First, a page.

Some wireless approaches to utility communications have been around for 60 years or more, beginning with radio telemetry applications in the 1940s. Today's wireless options include microwave, licensed radio, satellite and, more recently, cellular and mesh networks based on unlicensed spectrum.
A brief overview of the North American communications segmentation for utility planners might include:
- Tier 1: Backbone network infrastructure
- Tier 2: Backhaul networks
- Tier 3: Field area networks
- Tier 4: Neighborhood area networks/home area networks.
If premises-based communications systems are to be owned by the utility (which is unlikely in North America), they could be viewed as a fifth tier.
Operational smart grid applications are primarily wireline based for a large control center to substation, protection systems and substation automation systems. These are core system-protection applications, and almost all large urban utilities rely on fiber and leased lines for the backbone design and backhaul transmission of key operational data.
For distribution automation, voltage-stability applications centered on the monitoring and control of devices on poles and lines represents a major shift to wireless communications. Field workforce communications is also wireless and is likely to remain as licensed radio because of the need for reliable and secure communications under the most adverse conditions.
Consumer-side smart grid applications are primarily wireless for metering data acquisition, with some international use of wireline methods employing PLC and BPL technologies. Wireless is also used for in-premises communications for a host of consumer applications, including energy management and demand response.
Following is a summary of what has been observed in studies on substation communications in the North American marketplace. This list is just a sampling of the firms active in specific segments:
- PLC /DLC
Who's Who in Communications
This is a tried-and-true low baud rate (narrow-bandwidth) method for communicating to and from remote devices, primarily meters, and is sometimes used in load control applications. These firms are active in this segment: Amperion, Current Technologies, Grid Stream, Echelon, Landis & Gyr and Aclara.
Cellular-based technology — whether mesh-based or point-to-multipoint — is popular with several advanced metering infrastructure (AMI) firms and their communications partners. Sensus/Telemetric and SmartSynch are key players here.
Convergence of Communications
Satellite data acquisition plays a huge role in the oil and gas industry, maritime ship tracking, GPS and other segments. Globally, utilities spend more than US$175 million for remote site data acquisition. Leaders in satellite services for electric utilities include Hughes, Spacenet, LBiSat and iDirect.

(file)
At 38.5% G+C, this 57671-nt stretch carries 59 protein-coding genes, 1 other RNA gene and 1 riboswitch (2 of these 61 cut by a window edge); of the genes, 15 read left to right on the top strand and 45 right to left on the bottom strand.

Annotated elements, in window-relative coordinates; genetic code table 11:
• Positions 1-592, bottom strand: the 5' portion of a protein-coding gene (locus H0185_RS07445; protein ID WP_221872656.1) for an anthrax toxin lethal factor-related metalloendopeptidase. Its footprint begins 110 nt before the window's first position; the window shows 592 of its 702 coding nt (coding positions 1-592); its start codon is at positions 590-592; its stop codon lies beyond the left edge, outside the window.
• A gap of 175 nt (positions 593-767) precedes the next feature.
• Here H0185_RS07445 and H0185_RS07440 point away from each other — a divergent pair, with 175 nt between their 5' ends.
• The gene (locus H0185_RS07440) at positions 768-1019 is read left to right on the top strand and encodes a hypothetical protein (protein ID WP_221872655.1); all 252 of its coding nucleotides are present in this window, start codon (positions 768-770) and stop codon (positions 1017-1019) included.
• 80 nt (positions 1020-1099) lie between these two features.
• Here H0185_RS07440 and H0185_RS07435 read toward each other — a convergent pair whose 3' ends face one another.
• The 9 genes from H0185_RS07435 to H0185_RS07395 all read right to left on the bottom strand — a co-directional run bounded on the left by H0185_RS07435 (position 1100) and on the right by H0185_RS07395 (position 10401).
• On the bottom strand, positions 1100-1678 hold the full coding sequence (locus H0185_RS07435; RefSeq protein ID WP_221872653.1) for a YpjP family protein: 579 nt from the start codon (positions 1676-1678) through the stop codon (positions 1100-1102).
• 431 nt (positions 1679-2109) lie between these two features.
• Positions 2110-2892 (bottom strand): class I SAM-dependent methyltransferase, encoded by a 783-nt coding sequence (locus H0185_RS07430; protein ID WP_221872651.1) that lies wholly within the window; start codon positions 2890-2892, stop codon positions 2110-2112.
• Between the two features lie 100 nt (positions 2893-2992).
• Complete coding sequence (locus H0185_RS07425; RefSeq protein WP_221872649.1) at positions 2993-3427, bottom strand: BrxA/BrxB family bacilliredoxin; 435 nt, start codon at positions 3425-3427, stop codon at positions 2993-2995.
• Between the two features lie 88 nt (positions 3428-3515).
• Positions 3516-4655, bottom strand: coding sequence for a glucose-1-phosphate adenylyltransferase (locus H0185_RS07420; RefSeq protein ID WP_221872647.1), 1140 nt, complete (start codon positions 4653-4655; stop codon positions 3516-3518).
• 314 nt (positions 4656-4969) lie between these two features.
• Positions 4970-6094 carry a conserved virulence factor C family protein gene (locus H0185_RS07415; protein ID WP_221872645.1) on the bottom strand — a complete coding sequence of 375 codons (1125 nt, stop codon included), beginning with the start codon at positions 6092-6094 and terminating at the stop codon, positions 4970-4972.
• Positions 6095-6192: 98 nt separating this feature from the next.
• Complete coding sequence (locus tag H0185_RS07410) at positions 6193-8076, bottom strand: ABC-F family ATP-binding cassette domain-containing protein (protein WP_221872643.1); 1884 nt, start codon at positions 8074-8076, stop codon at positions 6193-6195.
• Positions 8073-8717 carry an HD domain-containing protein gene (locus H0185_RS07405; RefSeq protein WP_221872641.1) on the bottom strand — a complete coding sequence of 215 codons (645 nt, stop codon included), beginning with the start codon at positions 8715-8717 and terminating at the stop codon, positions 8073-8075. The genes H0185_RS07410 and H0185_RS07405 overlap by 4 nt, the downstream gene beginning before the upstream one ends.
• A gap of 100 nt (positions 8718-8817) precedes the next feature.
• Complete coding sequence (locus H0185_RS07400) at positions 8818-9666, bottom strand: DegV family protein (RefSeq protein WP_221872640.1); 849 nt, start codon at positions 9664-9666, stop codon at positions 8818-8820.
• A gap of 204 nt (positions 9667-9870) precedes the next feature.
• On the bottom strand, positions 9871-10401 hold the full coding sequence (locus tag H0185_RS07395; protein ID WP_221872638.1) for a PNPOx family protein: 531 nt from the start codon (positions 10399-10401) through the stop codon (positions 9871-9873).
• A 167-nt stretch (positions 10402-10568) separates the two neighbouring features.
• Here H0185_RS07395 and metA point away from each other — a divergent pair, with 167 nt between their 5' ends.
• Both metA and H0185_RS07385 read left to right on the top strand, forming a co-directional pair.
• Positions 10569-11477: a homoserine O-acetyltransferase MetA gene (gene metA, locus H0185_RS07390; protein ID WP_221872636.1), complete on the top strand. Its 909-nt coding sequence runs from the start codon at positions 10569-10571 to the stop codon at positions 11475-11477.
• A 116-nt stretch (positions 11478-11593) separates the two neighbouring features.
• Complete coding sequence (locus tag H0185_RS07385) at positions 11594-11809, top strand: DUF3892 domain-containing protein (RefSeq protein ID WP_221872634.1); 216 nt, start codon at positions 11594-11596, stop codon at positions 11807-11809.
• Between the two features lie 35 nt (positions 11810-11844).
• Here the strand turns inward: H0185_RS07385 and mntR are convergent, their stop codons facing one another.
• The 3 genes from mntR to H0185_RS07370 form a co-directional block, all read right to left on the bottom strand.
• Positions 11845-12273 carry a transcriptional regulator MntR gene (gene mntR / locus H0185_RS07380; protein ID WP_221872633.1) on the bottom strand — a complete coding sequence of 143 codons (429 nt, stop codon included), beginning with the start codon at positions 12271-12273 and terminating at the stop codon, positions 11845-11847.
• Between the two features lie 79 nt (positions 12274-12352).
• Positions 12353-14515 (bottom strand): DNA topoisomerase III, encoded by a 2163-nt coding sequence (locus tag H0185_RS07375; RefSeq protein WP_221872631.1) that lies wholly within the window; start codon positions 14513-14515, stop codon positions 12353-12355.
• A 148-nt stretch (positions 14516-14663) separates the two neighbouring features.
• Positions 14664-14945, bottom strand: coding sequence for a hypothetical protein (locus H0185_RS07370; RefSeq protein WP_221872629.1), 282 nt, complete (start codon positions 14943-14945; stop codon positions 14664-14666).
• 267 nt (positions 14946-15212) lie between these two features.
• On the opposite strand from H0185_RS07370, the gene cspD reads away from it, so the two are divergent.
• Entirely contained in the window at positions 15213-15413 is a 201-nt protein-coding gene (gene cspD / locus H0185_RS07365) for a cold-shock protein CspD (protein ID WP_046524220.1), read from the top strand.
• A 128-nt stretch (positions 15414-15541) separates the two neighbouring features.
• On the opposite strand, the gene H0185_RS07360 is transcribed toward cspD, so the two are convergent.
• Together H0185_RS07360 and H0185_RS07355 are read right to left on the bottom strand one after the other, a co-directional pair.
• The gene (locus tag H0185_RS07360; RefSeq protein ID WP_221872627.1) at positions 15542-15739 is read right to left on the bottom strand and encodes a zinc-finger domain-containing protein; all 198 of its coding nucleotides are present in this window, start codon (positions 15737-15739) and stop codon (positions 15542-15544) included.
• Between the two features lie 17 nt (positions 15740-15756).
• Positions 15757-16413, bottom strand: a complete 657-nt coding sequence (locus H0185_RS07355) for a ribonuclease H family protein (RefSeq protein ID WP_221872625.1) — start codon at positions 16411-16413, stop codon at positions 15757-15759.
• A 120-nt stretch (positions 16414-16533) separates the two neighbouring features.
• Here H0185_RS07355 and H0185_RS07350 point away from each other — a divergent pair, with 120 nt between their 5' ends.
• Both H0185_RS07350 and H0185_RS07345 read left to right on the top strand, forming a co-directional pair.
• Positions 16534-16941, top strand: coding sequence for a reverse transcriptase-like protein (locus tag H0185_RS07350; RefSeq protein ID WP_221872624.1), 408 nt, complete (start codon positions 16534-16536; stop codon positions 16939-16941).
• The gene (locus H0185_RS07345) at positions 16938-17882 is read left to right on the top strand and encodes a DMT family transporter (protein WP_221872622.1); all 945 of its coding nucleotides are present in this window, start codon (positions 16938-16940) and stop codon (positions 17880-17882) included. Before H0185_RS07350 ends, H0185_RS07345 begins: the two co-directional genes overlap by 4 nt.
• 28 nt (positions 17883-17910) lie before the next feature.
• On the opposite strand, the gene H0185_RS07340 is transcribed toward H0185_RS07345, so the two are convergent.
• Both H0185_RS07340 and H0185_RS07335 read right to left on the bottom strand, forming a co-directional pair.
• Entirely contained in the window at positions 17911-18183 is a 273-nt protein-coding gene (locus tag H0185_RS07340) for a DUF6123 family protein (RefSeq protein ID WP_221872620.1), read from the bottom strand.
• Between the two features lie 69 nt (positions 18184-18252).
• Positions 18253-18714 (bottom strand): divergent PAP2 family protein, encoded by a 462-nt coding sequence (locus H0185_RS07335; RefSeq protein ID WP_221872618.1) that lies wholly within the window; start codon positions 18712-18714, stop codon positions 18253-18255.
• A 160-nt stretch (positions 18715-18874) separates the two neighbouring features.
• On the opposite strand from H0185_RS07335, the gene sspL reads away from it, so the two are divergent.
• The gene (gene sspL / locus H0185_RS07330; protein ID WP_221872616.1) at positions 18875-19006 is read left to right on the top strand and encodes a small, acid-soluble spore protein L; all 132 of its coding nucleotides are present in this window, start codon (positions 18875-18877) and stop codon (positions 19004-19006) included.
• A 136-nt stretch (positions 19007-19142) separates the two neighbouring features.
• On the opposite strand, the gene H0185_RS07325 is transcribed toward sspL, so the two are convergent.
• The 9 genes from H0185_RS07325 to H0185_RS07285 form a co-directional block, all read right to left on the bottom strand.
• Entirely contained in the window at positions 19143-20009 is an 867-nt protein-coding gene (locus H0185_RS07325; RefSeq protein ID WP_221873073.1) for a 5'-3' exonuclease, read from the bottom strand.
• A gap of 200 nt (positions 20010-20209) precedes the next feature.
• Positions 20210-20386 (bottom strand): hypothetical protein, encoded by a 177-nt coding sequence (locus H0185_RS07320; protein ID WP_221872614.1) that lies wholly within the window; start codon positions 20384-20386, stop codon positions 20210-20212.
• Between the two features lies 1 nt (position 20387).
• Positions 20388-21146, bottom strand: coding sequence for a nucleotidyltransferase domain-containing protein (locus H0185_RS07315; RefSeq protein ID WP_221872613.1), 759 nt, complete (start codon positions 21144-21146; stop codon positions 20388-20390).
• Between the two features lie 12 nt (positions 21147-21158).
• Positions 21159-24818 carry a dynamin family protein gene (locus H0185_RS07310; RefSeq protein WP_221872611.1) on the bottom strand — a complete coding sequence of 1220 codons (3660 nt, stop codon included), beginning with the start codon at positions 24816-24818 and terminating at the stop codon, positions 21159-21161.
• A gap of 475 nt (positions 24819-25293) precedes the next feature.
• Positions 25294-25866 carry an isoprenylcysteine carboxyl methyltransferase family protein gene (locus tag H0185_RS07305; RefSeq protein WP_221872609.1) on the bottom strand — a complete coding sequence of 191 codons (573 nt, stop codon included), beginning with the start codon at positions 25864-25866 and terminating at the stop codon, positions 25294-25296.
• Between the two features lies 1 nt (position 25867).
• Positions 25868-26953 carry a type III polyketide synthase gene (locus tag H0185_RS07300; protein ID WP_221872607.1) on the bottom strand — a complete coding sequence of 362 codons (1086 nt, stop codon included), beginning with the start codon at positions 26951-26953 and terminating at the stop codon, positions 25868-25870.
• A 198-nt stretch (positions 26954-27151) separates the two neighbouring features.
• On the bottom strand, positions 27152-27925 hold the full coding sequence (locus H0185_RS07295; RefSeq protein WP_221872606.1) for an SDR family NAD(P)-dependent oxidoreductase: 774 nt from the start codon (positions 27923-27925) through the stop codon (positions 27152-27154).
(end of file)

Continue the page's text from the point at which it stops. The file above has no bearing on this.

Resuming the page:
- Worldwide Interoperability for Microwave Access (WiMAX)
This newer communications protocol provides fixed and mobile Internet access. The current WiMAX working group developments have enabled speeds approaching 40 MB/sec. The new IEEE 802.16 (version m) release provides 1 Gb/sec rated throughput. Trilliant, Clearwire and Grid Net are three key participants offering WiMAX services to electric utilities.
- 900-MHz Multiple Address System (MAS), licensed radio
Silver Spring Networks leads the way for applying 900-MHz MAS to the AMI marketplace. However, most supervisory control and data acquisition (SCADA) firms manufacturing remote terminal units and other intelligent electronic devices for utilities provide 900-MHz MAS compatibility.
- 900-MHz MAS , unlicensed spectrum
This is less costly than licensed radio, but the big problem is noise. Co-leaders in this utility communications market segment include GE MDS, FreeWave and Motorola.
- Public network operators and their partners
These technology giants — AT&T, Verizon, T-Mobile and Sprint — are the commercial service providers for most landline-based and cellular telephones in use today. These and other firms partner with utilities to provide coverage in portions of service areas not covered by private utility networks. More importantly, these companies are fighting for a larger role in the new era of advanced distribution automation (ADA) and automatic metering applications. These firms are working to build out fourth-generation (4G) capabilities to their networks. The firms are now deciding whether to go ahead with either long-term evolution (LTE) or WiMAX as their foundation for 4G offerings. While North America's larger utilities will likely make selective and limited use of these new commercial service offerings, they will become quite popular in the developing nations of the world, where utility capital is not available to build out and maintain private utility telecom networks.